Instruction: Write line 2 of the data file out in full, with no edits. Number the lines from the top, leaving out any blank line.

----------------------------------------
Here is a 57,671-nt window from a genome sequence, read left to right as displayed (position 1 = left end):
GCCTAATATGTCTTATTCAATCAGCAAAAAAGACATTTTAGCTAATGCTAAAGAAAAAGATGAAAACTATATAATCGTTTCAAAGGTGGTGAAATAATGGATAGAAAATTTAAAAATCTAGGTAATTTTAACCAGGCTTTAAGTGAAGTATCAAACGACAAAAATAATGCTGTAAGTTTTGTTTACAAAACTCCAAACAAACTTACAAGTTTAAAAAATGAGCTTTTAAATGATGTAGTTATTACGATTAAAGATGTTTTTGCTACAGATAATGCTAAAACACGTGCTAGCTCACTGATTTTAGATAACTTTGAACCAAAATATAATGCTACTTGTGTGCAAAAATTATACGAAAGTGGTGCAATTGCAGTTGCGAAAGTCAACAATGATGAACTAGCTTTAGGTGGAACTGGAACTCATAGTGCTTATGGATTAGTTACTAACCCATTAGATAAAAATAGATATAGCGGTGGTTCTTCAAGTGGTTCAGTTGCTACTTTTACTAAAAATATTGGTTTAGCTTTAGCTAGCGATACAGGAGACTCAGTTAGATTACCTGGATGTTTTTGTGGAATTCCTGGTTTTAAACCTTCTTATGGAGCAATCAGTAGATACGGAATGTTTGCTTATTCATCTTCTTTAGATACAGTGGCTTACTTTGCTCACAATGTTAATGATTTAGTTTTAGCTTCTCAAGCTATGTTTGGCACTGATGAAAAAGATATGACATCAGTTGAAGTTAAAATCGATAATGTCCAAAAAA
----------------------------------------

GCCTAATATGTCTTATTCAATCAGCAAAAAAGACATTTTAGCTAATGCTAAAGAAAAAGATGAAAACTATATAATCGTTTCAAAGGTGGTGAAATAATGGATAGAAAATTTAAAAATCTAGGTAATTTTAACCAGGCTTTAAGTGAAGTATCAAACGACAAAAATAATGCTGTAAGTTTTGTTTACAAAACTCCAAACAAACTTACAAGTTTAAAAAATGAGCTTTTAAATGATGTAGTTATTACGATTAAAGATGTTTTTGCTACAGATAATGCTAAAACACGTGCTAGCTCACTGATTTTAGATAACTTTGAACCAAAATATAATGCTACTTGTGTGCAAAAATTATACGAAAGTGGTGCAATTGCAGTTGCGAAAGTCAACAATGATGAACTAGCTTTAGGTGGAACTGGAACTCATAGTGCTTATGGATTAGTTACTAACCCATTAGATAAAAATAGATATAGCGGTGGTTCTTCAAGTGGTTCAGTTGCTACTTTTACTAAAAATATTGGTTTAGCTTTAGCTAGCGATACAGGAGACTCAGTTAGATTACCTGGATGTTTTTGTGGAATTCCTGGTTTTAAACCTTCTTATGGAGCAATCAGTAGATACGGAATGTTTGCTTATTCATCTTCTTTAGATACAGTGGCTTACTTTGCTCACAATGTTAATGATTTAGTTTTAGCTTCTCAAGCTATGTTTGGCACTGATGAAAAAGATATGACATCAGTTGAAGTTAAAATCGATAATGTCCAAAAAA